Sexuality: the primary concern in new HHS mandate

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Grace Ballor
Contributing Writer

It is no secret that our society is obsessed with sex. The topic dominates the media, entertainment, the fashion industry, conversation and the daily lives of most Americans, married or not. As Catholics, we have chosen to live differently, to abide by a moral code dedicated to respect and to life. We have been fortunate to live in a country that allows us the freedom to denounce our culture of licentiousness – that is, until now.

No doubt you have heard of the recent executive health-care mandate that requires all employers to provide “preventative” health services to its employees – preventative of sexually transmitted diseases and preventative of the creation of new life as a result of the conjugal act. This new Department of Health and Human Services mandate also stipulates that, though most health services are contingent on the customary co-pay of the employee, these “preventative” services come at no cost, to which the Christian, and especially the Catholic community has expressed justified outrage. Per this mandate, every Catholic institution will be required to provide contraception – free of charge – to its employees and to anyone else on its health-care plan. In other words, the University of Dallas, a Catholic institution, would be legally bound to provide free contraception to its faculty, staff and students.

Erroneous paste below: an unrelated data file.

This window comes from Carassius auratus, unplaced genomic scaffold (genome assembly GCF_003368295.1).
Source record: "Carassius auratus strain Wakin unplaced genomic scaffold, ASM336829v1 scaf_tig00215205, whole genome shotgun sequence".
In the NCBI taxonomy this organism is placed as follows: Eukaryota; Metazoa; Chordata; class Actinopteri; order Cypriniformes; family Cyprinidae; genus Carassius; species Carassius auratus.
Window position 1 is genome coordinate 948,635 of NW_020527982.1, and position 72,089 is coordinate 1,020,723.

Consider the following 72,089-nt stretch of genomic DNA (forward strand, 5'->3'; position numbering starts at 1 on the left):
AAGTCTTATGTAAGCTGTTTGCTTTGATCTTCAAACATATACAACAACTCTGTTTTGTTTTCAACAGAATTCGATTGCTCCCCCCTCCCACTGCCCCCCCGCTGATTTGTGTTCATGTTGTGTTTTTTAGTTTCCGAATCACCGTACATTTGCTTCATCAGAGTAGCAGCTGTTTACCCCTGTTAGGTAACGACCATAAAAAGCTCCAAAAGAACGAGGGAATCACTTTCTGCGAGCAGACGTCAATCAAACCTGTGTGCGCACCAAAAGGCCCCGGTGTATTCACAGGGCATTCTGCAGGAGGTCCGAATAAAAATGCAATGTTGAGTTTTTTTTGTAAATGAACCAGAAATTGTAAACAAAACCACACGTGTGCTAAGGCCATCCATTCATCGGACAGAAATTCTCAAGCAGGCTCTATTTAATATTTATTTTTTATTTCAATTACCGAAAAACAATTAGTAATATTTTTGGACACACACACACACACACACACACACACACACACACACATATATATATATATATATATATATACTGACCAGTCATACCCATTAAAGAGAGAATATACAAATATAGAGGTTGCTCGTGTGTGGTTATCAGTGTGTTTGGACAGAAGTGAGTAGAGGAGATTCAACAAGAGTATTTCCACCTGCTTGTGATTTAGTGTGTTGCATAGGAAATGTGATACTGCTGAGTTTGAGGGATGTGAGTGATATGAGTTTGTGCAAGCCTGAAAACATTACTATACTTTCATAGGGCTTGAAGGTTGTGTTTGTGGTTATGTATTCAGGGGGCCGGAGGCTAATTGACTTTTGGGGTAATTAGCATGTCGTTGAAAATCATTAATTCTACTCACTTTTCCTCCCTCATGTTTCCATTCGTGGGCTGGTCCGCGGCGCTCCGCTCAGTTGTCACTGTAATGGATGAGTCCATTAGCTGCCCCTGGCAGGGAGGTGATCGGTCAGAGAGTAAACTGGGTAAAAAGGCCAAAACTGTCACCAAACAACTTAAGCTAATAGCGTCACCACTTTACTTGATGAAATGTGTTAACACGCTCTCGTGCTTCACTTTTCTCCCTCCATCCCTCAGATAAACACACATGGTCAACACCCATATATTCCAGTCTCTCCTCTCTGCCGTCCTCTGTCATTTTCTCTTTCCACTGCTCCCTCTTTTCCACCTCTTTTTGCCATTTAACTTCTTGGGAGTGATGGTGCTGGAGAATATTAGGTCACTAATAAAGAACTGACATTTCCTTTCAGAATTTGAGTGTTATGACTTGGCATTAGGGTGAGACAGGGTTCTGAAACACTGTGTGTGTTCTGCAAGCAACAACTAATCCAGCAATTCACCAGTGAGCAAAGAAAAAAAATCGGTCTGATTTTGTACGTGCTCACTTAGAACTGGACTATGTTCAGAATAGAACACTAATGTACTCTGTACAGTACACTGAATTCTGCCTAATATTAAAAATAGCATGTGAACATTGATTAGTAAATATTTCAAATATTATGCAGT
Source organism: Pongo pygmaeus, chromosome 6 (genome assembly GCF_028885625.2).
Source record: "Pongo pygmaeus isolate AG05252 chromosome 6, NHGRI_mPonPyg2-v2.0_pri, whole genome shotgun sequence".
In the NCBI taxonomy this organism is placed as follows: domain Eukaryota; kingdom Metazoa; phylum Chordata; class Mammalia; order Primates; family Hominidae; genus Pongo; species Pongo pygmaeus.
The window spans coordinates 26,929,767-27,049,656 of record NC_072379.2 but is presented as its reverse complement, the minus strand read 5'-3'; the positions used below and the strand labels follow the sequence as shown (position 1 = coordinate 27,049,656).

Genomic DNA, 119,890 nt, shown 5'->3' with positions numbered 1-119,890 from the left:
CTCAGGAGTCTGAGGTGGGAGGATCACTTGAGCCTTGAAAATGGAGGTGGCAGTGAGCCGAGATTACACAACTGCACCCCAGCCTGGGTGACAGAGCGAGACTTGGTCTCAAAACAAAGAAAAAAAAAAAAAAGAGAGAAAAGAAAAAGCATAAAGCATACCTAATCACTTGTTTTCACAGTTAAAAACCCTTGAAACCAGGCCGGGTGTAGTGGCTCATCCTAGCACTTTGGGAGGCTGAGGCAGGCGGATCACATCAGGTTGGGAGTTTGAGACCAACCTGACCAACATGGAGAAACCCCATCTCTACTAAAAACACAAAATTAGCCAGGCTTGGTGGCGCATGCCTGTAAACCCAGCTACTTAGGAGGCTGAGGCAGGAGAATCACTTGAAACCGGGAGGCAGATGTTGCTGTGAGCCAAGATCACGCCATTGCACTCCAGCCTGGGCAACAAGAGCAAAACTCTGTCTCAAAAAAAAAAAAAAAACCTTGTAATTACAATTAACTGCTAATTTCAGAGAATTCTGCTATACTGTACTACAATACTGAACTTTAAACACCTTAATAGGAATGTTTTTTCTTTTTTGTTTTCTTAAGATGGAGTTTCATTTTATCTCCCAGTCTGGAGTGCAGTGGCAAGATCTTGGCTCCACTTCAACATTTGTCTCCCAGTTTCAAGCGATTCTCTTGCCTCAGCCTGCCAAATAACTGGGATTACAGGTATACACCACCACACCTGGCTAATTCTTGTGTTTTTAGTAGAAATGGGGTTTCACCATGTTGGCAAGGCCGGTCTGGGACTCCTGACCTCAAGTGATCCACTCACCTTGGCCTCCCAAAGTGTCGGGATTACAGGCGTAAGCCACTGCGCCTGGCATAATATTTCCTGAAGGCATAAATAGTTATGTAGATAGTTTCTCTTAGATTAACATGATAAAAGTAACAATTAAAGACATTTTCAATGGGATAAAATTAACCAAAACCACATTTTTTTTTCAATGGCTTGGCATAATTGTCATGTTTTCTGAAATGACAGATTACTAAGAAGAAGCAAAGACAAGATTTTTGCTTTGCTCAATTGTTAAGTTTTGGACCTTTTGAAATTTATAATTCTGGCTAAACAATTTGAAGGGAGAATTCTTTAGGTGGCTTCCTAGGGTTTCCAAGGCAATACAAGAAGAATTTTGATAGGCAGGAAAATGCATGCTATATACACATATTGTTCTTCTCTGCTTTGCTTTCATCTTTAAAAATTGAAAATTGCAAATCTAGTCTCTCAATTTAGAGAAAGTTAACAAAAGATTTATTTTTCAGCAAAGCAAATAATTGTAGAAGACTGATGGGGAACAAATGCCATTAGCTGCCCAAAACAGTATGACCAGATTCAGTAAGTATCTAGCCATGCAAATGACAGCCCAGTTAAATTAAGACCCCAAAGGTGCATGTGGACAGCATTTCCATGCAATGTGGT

No matter your beliefs about human sexuality and contraception, it should be obvious that such a mandate reveals a great deal about our current government and the way in which the regulation of sexuality has become a primary concern. Indeed, the fact that this “preventative” care would be essentially the only medical treatment that would not require a co-pay from the employee indicates that our government believes the regulation of sexuality to be the most important health concern, more important than life-saving heart or diabetes medications, for example. Thus, this mandate proves beyond a doubt our society’s obsession with sex – to the point that the regulation of sexuality is the most important health concern.

The more than 100 Catholic bishops who have petitioned against this mandate and the hundreds of thousands of Catholics who have expressed outrage about it are not only upset that the government would contradict Catholic morality with its laws, but that the government would take such a stance against the religious and moral freedoms of its citizens. Already some Christian and Catholic institutions have attempted to appeal the mandate, only to be told that, per tax law, they could not even be considered religious institutions, and were, therefore, not exempt from the requirement to provide free contraception to their employees. Our own university president protested the policy, and we now await the government’s decision.  Hopefully, the current administration will respect our legitimate freedom of conscience and recognize that regulating sexuality should not be our nation’s primary health concern.

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